Re: Pig Ballast Question (fwd)

---------- Forwarded message ----------
Date: Sat, 18 Jul 1998 15:16:34 -0500 (CDT)
From: Larry Bud Melman <gasman-at-althea.a-line-dot-net>
To: Tesla List <tesla-at-pupman-dot-com>
Subject: Re: Pig Ballast Question (fwd)

	I have only a limited background in electronics and physics.
Would you explain what the 'complex conjugate' of the load is?
Sounds like you're talking about imaginary numbers...  :-)


> You can get well over the rated 5 kVA using only resistive ballast if
> you choose the resistance appropriately.  Comments are interspersed
> below.
> Jim Monte
> >>A fellow coiler told me that if I use a purely resistive ballast, I'll
> >only get about half the rated power out of the pole pig.  In other
> >words, if I use a 5KW space heater as a ballast, the pig will only yield
> >about 2.5KVA output.  Any truth to this?  Sounds screwy to me.
> >>
> >>Greg
> >>
> >Yes, this is true.
> >
> >Assume a 5KVA transformer with a 5KW heat strip in series with the
> >primary. (240 volt side).
> >(The 5KW heater is a "pure" resistance so phase shift is "0", so KW =
> >KVA.)
> >When the transformer is unloaded the "pri." will pull about 2 amps or
> >so, so most of the voltage will
> >be dropped across the transformer pri. and very little across the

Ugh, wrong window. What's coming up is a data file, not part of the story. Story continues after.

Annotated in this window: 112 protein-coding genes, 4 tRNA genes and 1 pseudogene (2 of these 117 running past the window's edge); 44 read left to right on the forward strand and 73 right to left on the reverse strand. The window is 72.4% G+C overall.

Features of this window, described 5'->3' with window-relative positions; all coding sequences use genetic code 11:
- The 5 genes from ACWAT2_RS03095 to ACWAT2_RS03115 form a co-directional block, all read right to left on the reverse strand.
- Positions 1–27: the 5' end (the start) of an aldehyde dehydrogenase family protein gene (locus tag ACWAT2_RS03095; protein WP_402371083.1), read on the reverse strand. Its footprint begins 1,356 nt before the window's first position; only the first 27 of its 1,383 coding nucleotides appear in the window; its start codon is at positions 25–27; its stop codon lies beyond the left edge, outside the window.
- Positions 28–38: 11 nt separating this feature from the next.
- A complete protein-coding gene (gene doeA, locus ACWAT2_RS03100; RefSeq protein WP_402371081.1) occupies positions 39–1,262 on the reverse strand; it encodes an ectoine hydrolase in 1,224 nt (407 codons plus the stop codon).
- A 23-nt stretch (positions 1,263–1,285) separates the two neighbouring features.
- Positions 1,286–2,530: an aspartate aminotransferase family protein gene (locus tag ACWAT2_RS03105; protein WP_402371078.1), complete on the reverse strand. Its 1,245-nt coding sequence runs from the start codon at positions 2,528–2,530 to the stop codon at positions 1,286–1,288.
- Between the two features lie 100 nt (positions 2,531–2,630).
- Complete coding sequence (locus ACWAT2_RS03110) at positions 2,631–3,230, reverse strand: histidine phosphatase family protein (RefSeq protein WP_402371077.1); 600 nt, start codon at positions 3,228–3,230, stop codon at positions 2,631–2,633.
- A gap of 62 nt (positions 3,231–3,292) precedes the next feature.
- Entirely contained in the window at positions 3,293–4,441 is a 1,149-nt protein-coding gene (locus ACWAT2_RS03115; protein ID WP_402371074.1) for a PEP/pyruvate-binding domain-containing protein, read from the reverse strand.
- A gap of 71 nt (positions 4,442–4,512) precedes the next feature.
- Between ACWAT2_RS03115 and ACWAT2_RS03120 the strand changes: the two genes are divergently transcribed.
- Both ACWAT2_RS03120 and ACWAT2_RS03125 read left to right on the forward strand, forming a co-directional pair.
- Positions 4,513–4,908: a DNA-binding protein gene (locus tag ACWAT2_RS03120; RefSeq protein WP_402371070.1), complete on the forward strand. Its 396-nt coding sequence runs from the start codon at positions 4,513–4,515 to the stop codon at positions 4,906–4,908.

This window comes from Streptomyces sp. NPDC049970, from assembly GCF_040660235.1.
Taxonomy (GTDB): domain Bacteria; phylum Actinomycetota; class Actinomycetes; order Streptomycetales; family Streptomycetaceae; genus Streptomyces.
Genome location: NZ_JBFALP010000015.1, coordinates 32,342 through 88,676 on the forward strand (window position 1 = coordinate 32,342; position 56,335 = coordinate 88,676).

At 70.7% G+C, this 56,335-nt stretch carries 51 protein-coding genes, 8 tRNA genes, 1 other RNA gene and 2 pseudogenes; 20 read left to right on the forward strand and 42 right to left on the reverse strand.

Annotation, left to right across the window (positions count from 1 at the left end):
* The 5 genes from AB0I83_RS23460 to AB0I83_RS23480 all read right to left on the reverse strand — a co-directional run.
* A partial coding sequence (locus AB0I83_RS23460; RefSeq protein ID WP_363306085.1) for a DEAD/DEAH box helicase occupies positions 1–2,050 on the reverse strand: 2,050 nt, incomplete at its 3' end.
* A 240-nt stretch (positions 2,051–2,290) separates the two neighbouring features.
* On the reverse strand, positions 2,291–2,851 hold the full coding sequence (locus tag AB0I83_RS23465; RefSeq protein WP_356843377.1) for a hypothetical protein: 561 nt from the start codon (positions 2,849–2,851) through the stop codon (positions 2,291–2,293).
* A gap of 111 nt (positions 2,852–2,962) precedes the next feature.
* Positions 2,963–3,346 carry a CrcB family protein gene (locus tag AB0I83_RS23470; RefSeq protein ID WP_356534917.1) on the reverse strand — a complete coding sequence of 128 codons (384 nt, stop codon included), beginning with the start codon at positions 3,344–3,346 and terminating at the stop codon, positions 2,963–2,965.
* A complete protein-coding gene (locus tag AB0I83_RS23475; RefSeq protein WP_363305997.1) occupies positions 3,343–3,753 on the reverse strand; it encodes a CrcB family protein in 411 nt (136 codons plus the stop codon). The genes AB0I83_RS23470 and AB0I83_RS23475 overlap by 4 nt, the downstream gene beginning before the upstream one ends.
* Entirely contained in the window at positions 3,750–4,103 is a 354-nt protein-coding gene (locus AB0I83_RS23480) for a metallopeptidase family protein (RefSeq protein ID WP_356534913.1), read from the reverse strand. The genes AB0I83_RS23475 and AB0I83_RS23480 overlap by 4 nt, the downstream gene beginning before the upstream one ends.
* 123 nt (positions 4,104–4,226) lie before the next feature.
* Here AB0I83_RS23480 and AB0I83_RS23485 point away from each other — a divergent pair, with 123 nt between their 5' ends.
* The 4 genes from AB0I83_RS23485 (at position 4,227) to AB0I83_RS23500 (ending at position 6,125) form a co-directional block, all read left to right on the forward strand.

> >resistor, so output voltage will be almost
> >rated voltage. When the transformer is fully loaded the current draw
> >goes up, the drop across the resistor
> >goes up till it equals almost the input voltage, and all the power is
> >dissipated in the resistor as heat.
>   True so far.
> >Maximum power transfer will be when the loading on the transformer is
> >such that its impedance as seen by the power supply is exactly equal to
> >the resistance of the heater, that is the input voltage is divided
>   For maximum power transfer to the load, the supply should have an
>   impedance equal to the complex conjugate of the load.  But you
>   REALLY do not want to have max power transfer to the distribution
>   transformer since that is far more power than it can handle on an
>   average basis.  The point of ballasting is to limit power delivery.
> >evenly between them. One half of the power is dissipated in the heater
> >as heat, one half of the power is delivered to the transformer to do
> >work. A nice way to make a pole pig coexist with a 30 amp circuit
> >breaker.